Investing With As Little As $1/Day

Screen Shot 2017-10-30 at 4.17.15 PM

Let’s do this in two minutes.

Here’s some quick math to help you with your investing goals. No bullshit, no preamble. Share this with your friends to show them how easy retirement and investing can be. At 29, I’m better prepared than some 50-year-olds I know. Here’s how.

The math here assumes you’re 30 and will invest small amounts steadily until 65. That’s 35 years of growth. I invest aggressively in index funds, and I’ve been averaging around 7% annually. Let’s see what investing tiny amounts every day can do from 30-65 at 7% growth.

*****

• $1/day (or $365/year) = $53,988 at 65
• $2/day (or $730/year) = $107,976 at 65
• $5/day (or $1,825/year) = $269,942 at 65
• $10/day (or $3,650/year) = $539,884 at 65
• $20/day (or $7,300/year) = $1,079,768 at 65

*****

That’s bonkers, right? Every $1/day you put away can add $50,000+ to your retirement account? Time to bust out the ol’ piggy bank!

As for what to invest in, I can only tell you what my money’s in: the RBC U.S. Index Fund. (I also recommend TD U.S. Index Fund – e, which offers similar results, but with a lower MER.)

Depending on your goals, you might want to invest differently, so investigate options yourself and see if you can find better. All I know is I don’t worry about retirement anymore. With ~$20,000 in that index fund already and $10/day contributions, I’m anticipating ~$740,000 at 65.

Ready to do this? Calculate your numbers here, and comment with your findings below!

Not bad for a 2-minute read, huh?

Advertisements

So You Want to Be a Millionaire…

18217521_10158719792165691_26357038_n

No 18-year-old has $41,600, but that’s pretty much the only thing standing between a high school grad and them becoming a millionaire in their lifetime. Yep, through the magic of compound interest, that’s all it takes to get to seven digits. Here’s how much money you’ll need to become a millionaire by retirement depending on your age. This data assumes you’ll retire at 65 and have your money invested in something that generates 7% interest. (You can find my justification for that number here and here.) It also assumes that: 1) You make no further contributions toward your nest egg, and 2) you make no withdrawals until you’re 65. This is presented as data ONLY. I hope you find it as interesting as I did.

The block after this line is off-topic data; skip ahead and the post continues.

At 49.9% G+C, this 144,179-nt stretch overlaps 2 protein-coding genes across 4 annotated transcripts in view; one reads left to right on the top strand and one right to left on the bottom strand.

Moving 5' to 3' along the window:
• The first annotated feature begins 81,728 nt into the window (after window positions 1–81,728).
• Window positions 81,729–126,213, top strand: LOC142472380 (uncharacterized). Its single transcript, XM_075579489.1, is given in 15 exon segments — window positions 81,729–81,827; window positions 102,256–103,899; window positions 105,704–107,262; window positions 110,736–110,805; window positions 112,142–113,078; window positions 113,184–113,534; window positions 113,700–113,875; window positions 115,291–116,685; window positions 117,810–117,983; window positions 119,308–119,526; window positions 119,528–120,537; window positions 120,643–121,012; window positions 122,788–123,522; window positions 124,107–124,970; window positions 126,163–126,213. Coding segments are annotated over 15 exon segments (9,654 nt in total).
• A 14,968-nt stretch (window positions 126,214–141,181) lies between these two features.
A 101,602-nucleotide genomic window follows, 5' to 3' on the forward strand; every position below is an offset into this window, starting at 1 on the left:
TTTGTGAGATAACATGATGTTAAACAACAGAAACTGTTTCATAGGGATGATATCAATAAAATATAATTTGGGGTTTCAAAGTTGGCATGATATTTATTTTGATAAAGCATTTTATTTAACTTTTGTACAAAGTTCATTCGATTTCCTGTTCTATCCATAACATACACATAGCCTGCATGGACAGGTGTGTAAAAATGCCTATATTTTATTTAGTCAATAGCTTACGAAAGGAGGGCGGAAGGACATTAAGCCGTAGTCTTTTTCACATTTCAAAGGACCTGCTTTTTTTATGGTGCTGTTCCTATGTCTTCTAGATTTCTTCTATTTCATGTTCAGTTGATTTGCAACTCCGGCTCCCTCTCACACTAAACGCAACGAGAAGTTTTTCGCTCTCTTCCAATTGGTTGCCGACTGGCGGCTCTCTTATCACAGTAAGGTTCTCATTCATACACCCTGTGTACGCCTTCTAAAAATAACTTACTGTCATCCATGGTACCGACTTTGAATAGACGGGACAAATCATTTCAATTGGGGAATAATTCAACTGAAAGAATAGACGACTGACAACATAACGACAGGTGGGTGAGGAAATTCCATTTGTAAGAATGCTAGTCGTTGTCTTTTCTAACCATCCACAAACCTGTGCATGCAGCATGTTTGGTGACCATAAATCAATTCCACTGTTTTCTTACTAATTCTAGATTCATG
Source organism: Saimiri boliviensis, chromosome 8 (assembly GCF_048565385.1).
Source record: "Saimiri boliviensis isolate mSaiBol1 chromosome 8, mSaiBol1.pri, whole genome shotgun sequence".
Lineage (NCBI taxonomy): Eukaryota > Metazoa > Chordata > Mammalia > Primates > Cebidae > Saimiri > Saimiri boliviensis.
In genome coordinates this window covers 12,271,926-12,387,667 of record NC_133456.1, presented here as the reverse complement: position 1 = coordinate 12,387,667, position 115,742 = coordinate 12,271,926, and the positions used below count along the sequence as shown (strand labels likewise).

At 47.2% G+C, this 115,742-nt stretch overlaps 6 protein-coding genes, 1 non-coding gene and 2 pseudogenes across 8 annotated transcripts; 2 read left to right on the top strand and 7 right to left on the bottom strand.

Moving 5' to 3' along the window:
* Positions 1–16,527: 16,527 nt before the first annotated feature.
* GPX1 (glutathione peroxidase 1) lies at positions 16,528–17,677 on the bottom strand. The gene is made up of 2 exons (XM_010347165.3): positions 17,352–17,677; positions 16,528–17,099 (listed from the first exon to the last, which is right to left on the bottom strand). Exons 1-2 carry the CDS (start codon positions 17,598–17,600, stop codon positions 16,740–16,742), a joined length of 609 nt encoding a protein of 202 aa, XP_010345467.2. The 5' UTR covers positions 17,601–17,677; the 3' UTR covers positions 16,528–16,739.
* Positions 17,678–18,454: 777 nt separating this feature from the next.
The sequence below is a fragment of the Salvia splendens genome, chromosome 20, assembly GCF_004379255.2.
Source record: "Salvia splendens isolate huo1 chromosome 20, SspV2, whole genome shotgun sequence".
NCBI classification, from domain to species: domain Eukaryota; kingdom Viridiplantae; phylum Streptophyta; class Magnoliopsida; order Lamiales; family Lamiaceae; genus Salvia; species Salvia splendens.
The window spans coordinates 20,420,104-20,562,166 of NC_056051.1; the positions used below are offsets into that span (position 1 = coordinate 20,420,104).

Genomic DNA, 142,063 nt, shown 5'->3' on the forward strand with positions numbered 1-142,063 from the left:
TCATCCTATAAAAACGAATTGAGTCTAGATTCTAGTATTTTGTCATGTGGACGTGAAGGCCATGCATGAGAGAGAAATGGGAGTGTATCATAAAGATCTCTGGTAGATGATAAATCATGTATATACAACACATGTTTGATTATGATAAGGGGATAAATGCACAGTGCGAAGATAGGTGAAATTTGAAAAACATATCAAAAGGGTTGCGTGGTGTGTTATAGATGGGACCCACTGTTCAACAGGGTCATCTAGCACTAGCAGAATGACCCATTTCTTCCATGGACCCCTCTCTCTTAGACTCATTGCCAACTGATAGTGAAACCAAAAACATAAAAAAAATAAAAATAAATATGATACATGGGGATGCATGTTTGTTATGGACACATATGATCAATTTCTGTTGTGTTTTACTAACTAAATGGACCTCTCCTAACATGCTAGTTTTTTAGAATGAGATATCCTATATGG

*****

All of these equal $1M:
18 – $41,600 x 47 years of 7% growth
19 – $44,500 x 46 years of 7% growth
20 – $47,700 x 45 years of 7% growth
21 – $51,000 x 44 years of 7% growth
22 – $54,600 x 43 years of 7% growth
23 – $58,400 x 42 years of 7% growth
24 – $62,500 x 41 years of 7% growth
25 – $66,800 x 40 years of 7% growth
26 – $71,500 x 39 years of 7% growth
27 – $76,500 x 38 years of 7% growth
28 – $81,900 x 37 years of 7% growth
29 – $87,600 x 36 years of 7% growth
30 – $93,700 x 35 years of 7% growth
31 – $100,300 x 34 years of 7% growth
32 – $107,300 x 33 years of 7% growth
33 – $114,800 x 32 years of 7% growth
34 – $122,800 x 31 years of 7% growth
35 – $131,400 x 30 years of 7% growth
36 – $140,600 x 29 years of 7% growth
37 – $150,500 x 28 years of 7% growth
38 – $161,000 x 27 years of 7% growth
39 – $172,200 x 26 years of 7% growth
40 – $184,300 x 25 years of 7% growth
41 – $197,200 x 24 years of 7% growth
42 – $211,000 x 23 years of 7% growth
43 – $225,800 x 22 years of 7% growth
44 – $241,600 x 21 years of 7% growth
45 – $258,500 x 20 years of 7% growth
46 – $276,600 x 19 years of 7% growth
47 – $295,900 x 18 years of 7% growth
48 – $316,600 x 17 years of 7% growth
49 – $338,800 x 16 years of 7% growth
50 – $362,500 x 15 years of 7% growth
51 – $387,900 x 14 years of 7% growth
52 – $415,000 x 13 years of 7% growth
53 – $444,100 x 12 years of 7% growth
54 – $475,100 x 11 years of 7% growth
55 – $508,400 x 10 years of 7% growth